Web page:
Among modern jazz practitioners of the Hammond B-3 organ, Jeff Palmer stands as one of the true innovators. Unlike saxophonists or trumpet players, they learn their licks in relative isolation; there is no legion of predecessors to imitate, and no army of contemporaries with whom to swap tricks and techniques. His gifts as both a composer and instrumentalist work together to create a sound that is both futuristic and rooted in the historical developments that have led to the current moment in jazz. In a musical world dominated by the sophisticated technology of synthesizing, sampling, emulating, and other high-tech gad-getry, musicians like Palmer remind us that there are still many new sounds yet to be created by yesterday’s machines.
Palmer was born on June 1, 1948 in Jackson Heights, New York. Music was a big part of his life from the start. His father, born in Sicily, was a professional guitarist. Palmer was playing the accordion by the age of four, and by nine he was getting paid to perform. When he was about 13, Palmer got his first taste of the future when he heard an album by Jimmy Smith, considered by many to be the greatest jazz organist of all time. He immediately fell in love with the sound of the Hammond organ. Palmer got his own first Hammond for his 15th birthday, and he packed his squeeze-box away for good.
Like most jazz organists, Palmer was on his own when it came to learning how to play the instrument. As his technical ability progressed, Palmer paid his dues working as a sideman with a wide range of performers at small jazz clubs throughout the United States and Europe. It was one of those performers, pianist Paul Bley, who helped Palmer break through as a solo performer and composer. In 1981 Bley produced Palmer’s first album, Outer Limit, a collection of original pieces played solo on organ. This release may have been the first recording of solo jazz organ originals ever made. Released on the Improvising Artists label, the album was a work of organ virtuosity, taking the Hammond in harmonic directions previously unexplored on the instrument. The affinity between Palmer and Bley was strong enough that the pair toured together in Europe twice over the next few years.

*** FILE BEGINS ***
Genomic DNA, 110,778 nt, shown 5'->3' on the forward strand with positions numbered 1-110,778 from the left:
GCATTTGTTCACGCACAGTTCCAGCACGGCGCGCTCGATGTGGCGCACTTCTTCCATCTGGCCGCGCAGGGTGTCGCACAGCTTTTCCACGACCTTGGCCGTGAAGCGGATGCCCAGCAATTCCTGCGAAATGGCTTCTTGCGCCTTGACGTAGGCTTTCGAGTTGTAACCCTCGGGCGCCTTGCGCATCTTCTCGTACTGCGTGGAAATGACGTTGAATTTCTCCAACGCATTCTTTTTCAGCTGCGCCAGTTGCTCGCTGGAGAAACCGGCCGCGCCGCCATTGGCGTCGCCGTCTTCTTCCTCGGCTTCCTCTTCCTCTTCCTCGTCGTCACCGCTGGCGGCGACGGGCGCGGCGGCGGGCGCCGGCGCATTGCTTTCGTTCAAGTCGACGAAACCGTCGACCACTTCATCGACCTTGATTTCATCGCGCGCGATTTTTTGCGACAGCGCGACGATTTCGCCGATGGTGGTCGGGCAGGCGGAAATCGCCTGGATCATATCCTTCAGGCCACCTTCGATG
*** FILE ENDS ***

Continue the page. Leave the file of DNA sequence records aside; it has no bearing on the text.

By the mid-1980s, Palmer was leading a quartet that featured guitarist John Abercrombie, a regular collaborator for years to come; drummer Adam Nussbaum; and Gary Campbell on saxophone. The group recorded an album, Laser Wizard, in 1987, which went on to earn a Grammy nomination. Cadence magazine reviewer Milo Fine perceived Palmer’s work as the next link in a historical jazz fusion chain that included Tony Williams’s Lifetime—which featured organ great Larry Young—and John McLaughlin’s Mahavishnu Orchestra. Fine was impressed with how “Palmer’s ensemble flows and swirls with a rather eloquent assertiveness.”
Palmer and company followed up Laser Wizard with Abracadabra, which was recorded in 1987 but not released until 1990, on the Italian label Soul Note. Using the same lineup as before, with the exception of former Miles Davis band saxophonist Dave Liebman replacing Campbell, Palmer further explored the fusion terrain he had first penetrated with the earlier album. However, at least one critic, Down Beafwriter Art Lange, was unconvinced. Comparing Abracadabra with the work of Miles Davis nearly 20 years earlier, Lange felt that the quartet failed to cut loose with sufficient direction or drive. As he wrote in his February 1991 review, “often things float around aimlessly.”
In 1993 Palmer released the next in his series of recorded collaborations with Abercrombie. On Ease On, the pair was joined by Arthur Blythe on alto sax and Victor Lewis on drums. Palmer’s compositions utilized traditional blues structures, but took them in intriguingly unfamiliar directions. Many critics were lavish in their praise of Ease On. Bill Kohlhaase, writing in the Los Angeles Times, called it “a wildly innovative program that expands the tradition rather than replicates it.” He